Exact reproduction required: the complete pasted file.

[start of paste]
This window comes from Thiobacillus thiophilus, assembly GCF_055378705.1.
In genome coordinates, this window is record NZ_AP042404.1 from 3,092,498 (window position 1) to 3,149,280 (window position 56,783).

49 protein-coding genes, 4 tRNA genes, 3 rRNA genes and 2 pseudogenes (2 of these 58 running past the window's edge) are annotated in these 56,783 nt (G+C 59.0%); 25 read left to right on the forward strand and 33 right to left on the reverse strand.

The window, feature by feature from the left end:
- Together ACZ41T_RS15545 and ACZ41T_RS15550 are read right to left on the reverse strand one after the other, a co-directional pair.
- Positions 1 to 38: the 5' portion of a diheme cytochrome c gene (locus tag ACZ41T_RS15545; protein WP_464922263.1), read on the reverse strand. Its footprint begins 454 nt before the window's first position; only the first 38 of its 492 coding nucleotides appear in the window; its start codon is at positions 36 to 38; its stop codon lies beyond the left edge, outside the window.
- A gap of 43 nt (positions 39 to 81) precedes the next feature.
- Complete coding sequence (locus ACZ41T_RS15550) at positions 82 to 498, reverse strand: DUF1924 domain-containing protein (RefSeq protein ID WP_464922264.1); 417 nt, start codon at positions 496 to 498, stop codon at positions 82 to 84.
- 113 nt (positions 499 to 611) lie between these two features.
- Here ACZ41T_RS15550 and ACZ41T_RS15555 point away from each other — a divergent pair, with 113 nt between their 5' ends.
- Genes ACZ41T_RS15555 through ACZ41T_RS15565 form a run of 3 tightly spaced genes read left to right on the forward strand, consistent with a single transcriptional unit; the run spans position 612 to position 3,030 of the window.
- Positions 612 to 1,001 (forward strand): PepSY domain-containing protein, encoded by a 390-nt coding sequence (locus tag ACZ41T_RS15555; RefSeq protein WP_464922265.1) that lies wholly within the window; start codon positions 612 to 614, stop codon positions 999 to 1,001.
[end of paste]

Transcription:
This window comes from Thiobacillus thiophilus, assembly GCF_055378705.1.
In genome coordinates, this window is record NZ_AP042404.1 from 3,092,498 (window position 1) to 3,149,280 (window position 56,783).

49 protein-coding genes, 4 tRNA genes, 3 rRNA genes and 2 pseudogenes (2 of these 58 running past the window's edge) are annotated in these 56,783 nt (G+C 59.0%); 25 read left to right on the forward strand and 33 right to left on the reverse strand.

The window, feature by feature from the left end:
- Together ACZ41T_RS15545 and ACZ41T_RS15550 are read right to left on the reverse strand one after the other, a co-directional pair.
- Positions 1 to 38: the 5' portion of a diheme cytochrome c gene (locus tag ACZ41T_RS15545; protein WP_464922263.1), read on the reverse strand. Its footprint begins 454 nt before the window's first position; only the first 38 of its 492 coding nucleotides appear in the window; its start codon is at positions 36 to 38; its stop codon lies beyond the left edge, outside the window.
- A gap of 43 nt (positions 39 to 81) precedes the next feature.
- Complete coding sequence (locus ACZ41T_RS15550) at positions 82 to 498, reverse strand: DUF1924 domain-containing protein (RefSeq protein ID WP_464922264.1); 417 nt, start codon at positions 496 to 498, stop codon at positions 82 to 84.
- 113 nt (positions 499 to 611) lie between these two features.
- Here ACZ41T_RS15550 and ACZ41T_RS15555 point away from each other — a divergent pair, with 113 nt between their 5' ends.
- Genes ACZ41T_RS15555 through ACZ41T_RS15565 form a run of 3 tightly spaced genes read left to right on the forward strand, consistent with a single transcriptional unit; the run spans position 612 to position 3,030 of the window.
- Positions 612 to 1,001 (forward strand): PepSY domain-containing protein, encoded by a 390-nt coding sequence (locus tag ACZ41T_RS15555; RefSeq protein WP_464922265.1) that lies wholly within the window; start codon positions 612 to 614, stop codon positions 999 to 1,001.